A bear walks into a bar and says, “I’d like a beer ……………. and some of those peanuts.”
The bartender says, “Sure, but why the big paws?”
A grasshopper hops into a bar. The bartender says, “You’re quite a celebrity around here. We’ve even got a drink named after you.”
The grasshopper says, “You’ve got a drink named Steve?”
A Frenchman walks into a bar with a parrot on his shoulder. The bird is wearing a baseball cap. The bartender says, “Hey, that’s neat. Where did you get that?”
The parrot says, “France—they’ve got millions of them there.”
A dog goes into a bar and orders a martini. The bartender says, “You don’t see a dog in here drinking a martini very often.”
The dog says, “At these prices, I’m not surprised.”
So I called up the spiritual leader of Tibet, and he sent me a large goat with a long neck. Turns out I phoned dial-a-llama.
Why do hummingbirds hum?
Because they can’t remember the words.
A burglar breaks into a house. He starts shining his light around looking for valuables. Some nice things catch his eye, and as he reaches for them, he hears, “Jesus is watching you.” Startled, the burglar looks for the speaker. Seeing no one, he keeps putting things in his bag, again, he hears, “Jesus is watching you.” This time, he sees a parrot.
“Who are you?” the burglar asks.
“Moses,” the bird replied.
“Who the heck would name a bird Moses?” the man laughed.
“I dunno,” Moses answered, “I guess the same kind of people that would name a Rottweiler Jesus.”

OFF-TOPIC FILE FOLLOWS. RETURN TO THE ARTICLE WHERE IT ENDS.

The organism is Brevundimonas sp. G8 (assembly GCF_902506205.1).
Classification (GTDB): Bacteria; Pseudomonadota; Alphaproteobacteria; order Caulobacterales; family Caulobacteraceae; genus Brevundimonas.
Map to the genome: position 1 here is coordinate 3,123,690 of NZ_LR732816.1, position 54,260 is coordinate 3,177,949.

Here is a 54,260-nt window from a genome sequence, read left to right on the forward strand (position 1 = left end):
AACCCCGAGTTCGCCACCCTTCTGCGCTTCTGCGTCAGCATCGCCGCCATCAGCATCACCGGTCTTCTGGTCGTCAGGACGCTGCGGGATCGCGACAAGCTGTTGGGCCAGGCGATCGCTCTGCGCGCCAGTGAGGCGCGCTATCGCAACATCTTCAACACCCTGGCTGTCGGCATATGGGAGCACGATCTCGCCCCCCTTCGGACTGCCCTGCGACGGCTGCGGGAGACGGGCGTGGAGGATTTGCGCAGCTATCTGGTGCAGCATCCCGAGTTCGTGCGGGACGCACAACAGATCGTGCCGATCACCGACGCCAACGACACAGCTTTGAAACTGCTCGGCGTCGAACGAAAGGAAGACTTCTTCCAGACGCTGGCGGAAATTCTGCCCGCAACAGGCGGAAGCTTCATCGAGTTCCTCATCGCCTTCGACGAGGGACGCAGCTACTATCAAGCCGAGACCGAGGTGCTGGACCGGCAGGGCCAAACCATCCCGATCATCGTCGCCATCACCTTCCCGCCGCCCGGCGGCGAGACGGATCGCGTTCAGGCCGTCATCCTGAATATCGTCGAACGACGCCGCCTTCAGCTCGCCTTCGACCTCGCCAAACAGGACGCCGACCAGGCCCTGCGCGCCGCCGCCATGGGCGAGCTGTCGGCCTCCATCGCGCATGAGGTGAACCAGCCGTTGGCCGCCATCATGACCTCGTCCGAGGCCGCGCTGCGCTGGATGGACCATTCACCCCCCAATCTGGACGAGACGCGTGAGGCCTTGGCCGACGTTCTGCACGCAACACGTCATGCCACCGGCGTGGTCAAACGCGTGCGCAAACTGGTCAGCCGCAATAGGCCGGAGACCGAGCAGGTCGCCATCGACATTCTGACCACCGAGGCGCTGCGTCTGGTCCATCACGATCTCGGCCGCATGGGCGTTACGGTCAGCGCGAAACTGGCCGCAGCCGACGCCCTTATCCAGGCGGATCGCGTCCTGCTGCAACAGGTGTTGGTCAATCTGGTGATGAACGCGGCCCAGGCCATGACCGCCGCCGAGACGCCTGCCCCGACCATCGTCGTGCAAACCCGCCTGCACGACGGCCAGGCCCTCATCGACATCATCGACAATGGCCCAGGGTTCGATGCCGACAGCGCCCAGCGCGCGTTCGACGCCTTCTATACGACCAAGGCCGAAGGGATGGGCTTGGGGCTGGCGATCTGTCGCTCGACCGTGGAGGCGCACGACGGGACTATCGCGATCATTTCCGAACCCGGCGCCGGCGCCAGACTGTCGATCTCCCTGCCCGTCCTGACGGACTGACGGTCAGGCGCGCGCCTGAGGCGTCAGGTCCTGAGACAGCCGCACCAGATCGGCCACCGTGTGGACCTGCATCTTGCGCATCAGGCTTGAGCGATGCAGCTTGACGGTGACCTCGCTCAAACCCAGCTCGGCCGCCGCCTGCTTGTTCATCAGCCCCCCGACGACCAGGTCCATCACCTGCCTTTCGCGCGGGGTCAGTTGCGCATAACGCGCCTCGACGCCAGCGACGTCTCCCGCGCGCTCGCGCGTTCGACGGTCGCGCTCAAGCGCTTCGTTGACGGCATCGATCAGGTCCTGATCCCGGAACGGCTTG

A man walks into a restaurant and says, “How do you prepare your chickens?” The cook replies, “Nothing special. We just tell ’em they’re gonna die.”
A duck walks into a drugstore and asks for a tube of ChapStick. The cashier says to the duck, “That’ll be $1.49.” The duck replies, “Put it on my bill.”
Two nuns, a penguin, a man with a parrot on his shoulder, and a giraffe walk into a bar. The bartender says, “What is this? Some kind of joke?”
So a dog walks into a bar and asks the bartender, “Do you have any jobs?” and the bartender says, “Why don’t you try the circus?” The dog replies, “Why would the circus need a bartender?”
A pig walks into a bar, orders 15 beers, and drinks them. The bartender asks, “Would you like to know where the bathroom is?” “No,” says the pig. “I’m the little piggy that goes wee-wee-wee all the way home.”
Me and the wife [singer Katy Perry] have three cats, and they get whatever they want. We can only know what they want from what we speculate, so it’s a lot of vests, hats, and cat shoes.
— Russell Brand
When our client’s dog lapped up anti-freeze, the veterinarian I work for ordered a unique treatment: an IV drip mixing fluids with vodka. “Go buy the cheapest bottle you can find,” he told me.
At the liquor store, I was uneasy buying cheap booze so early in the day, and I felt compelled to explain things to the clerk.
“Believe it or not,” I said, “this is for a sick dog.”
As I was leaving, the next customer plunked down two bottles of muscatel and announced, “These are for my cats.”
When a squirrel slipped into my house, I did the logical thing: I panicked and called my father.
"How do you get a squirrel out of a basement?" I shrieked.
Dad advised me to leave a trail of peanut butter and crackers from the basement to the outside. It worked—the squirrel ate his way out of the house. Unfortunately, he passed another squirrel eating his way in.
A bilingual road sign in Wales caught bikers off guard. The English part read Cyclists Dismount. The Welsh: Llid Y Bledren Dymchwelyd, or "Bladder disease has returned." One theory for the mistake—instead of typing cyclist into an online translation program, someone typed cystitis.